Maria Gabriela Mouzawak shows up at Rise Baking Company with a smile, ready to work. She quickly packs cookies into a box for distribution.
She likes what she does, and she’s good at it. But there was one aspect of her life she wanted to improve.
Mouzawak, an immigrant from Venezuela, wasn’t easily able to communicate with her coworkers. As a Spanish speaker, she was having a difficult time with the English language.
Rise Baking Company employs several people who are English language learners and the company saw its employees’ interest in continuing to learn the language.
CVTC’s Workforce Solutions & Continuing Education team and Rise have been working together on various trainings for a number of years, said Holly Hassemer, CVTC dean of academic development and services.
The partnership to deliver English language instruction in the workplace was a natural extension of this ongoing relationship between Rise and CVTC. The English classes are free for the students and the company.
“Workplace English instruction is a win-win-win situation,” Hassemer said. “Employees improve their English skills and earning potential, employers better compete for and retain workers because they provide this opportunity, and the college fulfills its mission to add value to our community.”
It’s an impressive partnership – one that Alyssa Hedenstrom sees firsthand from week to week.
The CVTC English language instructor in River Falls teaches one English Language Learners course at Rise Baking Company each semester.
“This is really about meeting people where they are and realizing many times English language learners are working 40 to 80 hours a week,” Hedenstrom said. “They’re providing for their families and don’t always have time or ability to come to our campus. And it can be intimidating.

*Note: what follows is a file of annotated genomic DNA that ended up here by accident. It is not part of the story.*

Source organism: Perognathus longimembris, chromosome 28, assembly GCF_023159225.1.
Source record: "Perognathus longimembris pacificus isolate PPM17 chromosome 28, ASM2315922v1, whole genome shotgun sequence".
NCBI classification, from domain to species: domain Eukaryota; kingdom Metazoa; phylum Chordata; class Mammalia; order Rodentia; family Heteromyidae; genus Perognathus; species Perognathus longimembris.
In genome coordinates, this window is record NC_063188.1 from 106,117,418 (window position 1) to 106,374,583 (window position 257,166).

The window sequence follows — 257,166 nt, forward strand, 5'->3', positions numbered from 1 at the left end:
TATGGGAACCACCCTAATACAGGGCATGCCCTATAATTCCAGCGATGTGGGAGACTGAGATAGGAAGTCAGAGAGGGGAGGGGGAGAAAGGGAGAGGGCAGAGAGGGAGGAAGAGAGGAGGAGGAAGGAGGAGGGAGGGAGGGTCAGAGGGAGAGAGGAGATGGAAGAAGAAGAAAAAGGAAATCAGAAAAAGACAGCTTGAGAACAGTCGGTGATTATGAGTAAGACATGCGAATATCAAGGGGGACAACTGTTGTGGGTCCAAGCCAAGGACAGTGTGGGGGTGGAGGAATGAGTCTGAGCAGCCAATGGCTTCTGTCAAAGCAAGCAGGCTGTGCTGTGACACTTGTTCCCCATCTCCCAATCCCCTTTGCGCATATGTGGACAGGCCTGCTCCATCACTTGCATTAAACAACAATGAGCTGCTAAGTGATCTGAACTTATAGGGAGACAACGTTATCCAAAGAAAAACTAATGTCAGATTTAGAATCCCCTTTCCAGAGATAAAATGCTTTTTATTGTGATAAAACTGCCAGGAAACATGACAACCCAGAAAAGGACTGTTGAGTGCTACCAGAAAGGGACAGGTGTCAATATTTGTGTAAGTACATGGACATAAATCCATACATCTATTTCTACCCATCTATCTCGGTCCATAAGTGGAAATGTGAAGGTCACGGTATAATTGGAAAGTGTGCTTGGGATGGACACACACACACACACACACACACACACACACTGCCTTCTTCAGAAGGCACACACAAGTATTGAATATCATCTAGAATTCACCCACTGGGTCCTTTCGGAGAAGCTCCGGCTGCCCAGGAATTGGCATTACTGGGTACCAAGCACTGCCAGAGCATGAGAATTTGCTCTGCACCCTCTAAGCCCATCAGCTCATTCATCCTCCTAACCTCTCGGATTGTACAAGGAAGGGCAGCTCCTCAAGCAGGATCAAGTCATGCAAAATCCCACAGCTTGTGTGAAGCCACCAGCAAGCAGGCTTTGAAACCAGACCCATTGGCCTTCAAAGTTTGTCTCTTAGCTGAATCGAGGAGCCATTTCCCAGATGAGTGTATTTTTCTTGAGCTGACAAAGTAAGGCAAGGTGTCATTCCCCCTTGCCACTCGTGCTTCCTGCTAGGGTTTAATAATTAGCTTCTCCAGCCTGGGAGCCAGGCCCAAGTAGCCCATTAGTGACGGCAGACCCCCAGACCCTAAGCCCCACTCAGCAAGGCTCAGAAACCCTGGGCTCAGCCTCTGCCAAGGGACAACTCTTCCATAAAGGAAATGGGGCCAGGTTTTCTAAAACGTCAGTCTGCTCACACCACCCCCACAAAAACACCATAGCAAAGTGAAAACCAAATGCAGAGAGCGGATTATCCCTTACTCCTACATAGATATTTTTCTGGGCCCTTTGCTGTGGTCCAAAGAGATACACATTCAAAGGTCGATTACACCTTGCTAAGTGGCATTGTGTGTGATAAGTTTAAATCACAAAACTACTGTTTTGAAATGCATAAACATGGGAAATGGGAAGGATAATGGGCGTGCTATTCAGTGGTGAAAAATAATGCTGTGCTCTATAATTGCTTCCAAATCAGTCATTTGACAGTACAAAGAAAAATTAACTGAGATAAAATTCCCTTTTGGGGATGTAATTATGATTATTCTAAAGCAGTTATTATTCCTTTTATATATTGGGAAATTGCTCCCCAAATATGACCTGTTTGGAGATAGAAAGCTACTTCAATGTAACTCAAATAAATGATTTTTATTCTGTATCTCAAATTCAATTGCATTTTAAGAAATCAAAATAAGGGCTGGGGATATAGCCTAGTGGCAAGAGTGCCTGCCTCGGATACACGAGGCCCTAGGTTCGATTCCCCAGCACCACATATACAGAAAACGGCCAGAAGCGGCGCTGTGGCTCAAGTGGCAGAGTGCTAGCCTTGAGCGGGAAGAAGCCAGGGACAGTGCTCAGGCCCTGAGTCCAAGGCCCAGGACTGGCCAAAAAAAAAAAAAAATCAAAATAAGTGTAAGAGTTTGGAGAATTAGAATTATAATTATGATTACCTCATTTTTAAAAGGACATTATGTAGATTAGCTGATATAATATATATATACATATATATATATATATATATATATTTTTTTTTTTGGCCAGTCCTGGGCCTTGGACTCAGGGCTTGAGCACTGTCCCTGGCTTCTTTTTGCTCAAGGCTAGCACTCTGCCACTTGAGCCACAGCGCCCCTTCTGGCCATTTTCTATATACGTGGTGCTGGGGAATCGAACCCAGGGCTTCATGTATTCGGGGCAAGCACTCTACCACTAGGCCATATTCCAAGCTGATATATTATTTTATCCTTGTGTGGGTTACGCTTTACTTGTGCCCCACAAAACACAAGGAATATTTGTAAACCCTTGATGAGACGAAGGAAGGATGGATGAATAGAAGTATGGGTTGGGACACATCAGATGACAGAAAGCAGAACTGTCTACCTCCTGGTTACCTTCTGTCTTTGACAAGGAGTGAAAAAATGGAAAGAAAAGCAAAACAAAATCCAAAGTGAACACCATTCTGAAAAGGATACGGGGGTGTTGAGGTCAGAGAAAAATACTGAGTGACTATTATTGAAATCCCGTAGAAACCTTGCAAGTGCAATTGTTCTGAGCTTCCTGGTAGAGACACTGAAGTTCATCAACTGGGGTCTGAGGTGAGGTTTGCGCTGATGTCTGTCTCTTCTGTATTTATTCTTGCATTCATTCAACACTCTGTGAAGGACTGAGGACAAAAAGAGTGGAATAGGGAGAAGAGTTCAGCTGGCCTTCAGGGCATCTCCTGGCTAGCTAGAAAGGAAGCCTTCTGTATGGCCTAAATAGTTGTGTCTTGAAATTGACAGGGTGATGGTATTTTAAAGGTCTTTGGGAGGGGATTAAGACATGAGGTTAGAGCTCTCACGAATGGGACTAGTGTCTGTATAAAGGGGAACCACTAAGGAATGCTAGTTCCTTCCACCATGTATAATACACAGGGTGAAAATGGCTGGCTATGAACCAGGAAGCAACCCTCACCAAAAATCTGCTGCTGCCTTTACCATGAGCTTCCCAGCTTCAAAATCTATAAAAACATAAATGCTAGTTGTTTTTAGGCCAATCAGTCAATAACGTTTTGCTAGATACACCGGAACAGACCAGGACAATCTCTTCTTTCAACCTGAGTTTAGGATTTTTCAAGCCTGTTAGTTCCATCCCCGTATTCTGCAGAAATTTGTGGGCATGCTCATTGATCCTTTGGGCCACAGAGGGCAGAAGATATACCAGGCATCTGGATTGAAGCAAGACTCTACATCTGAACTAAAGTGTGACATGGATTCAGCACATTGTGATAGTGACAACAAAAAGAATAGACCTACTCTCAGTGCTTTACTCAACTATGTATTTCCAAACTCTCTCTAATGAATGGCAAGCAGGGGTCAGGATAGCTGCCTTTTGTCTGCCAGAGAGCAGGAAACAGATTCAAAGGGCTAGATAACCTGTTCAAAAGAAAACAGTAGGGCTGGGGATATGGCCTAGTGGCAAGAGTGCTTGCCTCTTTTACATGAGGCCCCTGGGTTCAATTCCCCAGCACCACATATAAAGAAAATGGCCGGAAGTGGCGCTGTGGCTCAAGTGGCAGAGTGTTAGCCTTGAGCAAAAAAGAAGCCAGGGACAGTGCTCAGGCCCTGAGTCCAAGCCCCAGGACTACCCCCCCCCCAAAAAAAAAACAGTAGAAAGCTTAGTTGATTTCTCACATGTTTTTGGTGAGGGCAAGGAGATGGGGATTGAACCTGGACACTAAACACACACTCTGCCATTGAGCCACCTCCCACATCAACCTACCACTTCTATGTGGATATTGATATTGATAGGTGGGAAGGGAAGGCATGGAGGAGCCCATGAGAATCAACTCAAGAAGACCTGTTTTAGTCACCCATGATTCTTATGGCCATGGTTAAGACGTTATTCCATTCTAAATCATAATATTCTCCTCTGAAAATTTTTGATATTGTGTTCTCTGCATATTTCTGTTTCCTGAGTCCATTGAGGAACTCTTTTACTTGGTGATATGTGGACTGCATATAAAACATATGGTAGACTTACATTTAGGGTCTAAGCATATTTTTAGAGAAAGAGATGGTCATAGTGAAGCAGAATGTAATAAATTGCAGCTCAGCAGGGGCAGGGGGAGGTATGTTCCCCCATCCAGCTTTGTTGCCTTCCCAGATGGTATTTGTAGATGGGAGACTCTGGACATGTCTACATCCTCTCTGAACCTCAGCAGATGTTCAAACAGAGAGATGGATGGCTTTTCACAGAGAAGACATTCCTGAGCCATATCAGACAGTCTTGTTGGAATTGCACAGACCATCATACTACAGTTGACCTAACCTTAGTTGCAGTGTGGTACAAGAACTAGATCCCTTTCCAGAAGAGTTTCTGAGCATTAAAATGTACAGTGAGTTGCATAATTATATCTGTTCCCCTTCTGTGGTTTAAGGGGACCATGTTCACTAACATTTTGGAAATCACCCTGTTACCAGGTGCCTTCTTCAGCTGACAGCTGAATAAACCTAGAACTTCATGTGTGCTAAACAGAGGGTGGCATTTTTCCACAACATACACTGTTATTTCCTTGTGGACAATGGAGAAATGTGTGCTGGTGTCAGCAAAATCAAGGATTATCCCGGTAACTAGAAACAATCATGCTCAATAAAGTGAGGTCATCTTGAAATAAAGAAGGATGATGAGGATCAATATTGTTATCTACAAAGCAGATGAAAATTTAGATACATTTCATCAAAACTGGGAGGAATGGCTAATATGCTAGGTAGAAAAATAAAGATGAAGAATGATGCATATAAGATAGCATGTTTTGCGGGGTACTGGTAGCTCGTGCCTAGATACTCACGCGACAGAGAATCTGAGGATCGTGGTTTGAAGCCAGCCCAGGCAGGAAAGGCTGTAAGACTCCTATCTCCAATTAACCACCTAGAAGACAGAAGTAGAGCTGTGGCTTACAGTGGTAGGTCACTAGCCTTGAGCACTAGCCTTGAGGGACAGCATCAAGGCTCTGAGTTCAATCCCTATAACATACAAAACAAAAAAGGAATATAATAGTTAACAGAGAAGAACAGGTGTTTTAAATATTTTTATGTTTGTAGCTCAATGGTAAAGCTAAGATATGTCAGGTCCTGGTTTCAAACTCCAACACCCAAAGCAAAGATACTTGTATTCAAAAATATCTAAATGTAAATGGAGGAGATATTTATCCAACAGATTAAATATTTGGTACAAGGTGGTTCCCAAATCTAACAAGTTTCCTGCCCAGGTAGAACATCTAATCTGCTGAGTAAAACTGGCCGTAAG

“If we can meet people where they are, it’s a more equitable experience for everyone. It gives more opportunity and makes the community better overall.”
Jeff Strydio, human resources generalist with Rise Baking Company, said bringing CVTC instructor Hedenstrom to the bakery to serve his employees was a gift.
“I’ve seen a greater sense of confidence in those that have taken the class. They are able to express themselves to their peers and supervisors,” Strydio said. “Their improvement makes it easier to share their opinions and to ask questions.
“A few of the students have helped recruit others given the noticeable improvement in their skills. Our business also can run more efficiently when translators are needed less frequently.”
Hedenstrom said Rise Baking Company’s model should be the norm, not the exception.
“There are a lot of misconceptions about people who immigrate, or are refugees, that come to live in our society,” Hedenstrom said. “They want to have a job. They want to learn English so they can become a part of the community. They want to have opportunities and earn a decent wage and be a part of an entire company.”
Rise Baking Company employee, Mouzawak, is an example of that sentiment. A “government situation” in her home country forced her to move to the United States in 2019 with her husband and two children. She knew little English but was motivated to learn.
“I wanted to talk with people and take credit classes,” she said. “I wanted to communicate with my coworkers.”
Mouzawak is grateful for the collaboration that has helped her communicate better. Strydio sees the benefit and is appreciative to work for a company that puts people first.
“I’m proud to work for a company that understands the employment proposition is about providing resources for our employees to grow personally and professionally,” he said. “Providing these classes also is in line with our desire to be an employer of choice. When employees tell their friends and family, they can state with pride they work for a company that is providing skills that help improve their personal lives too.”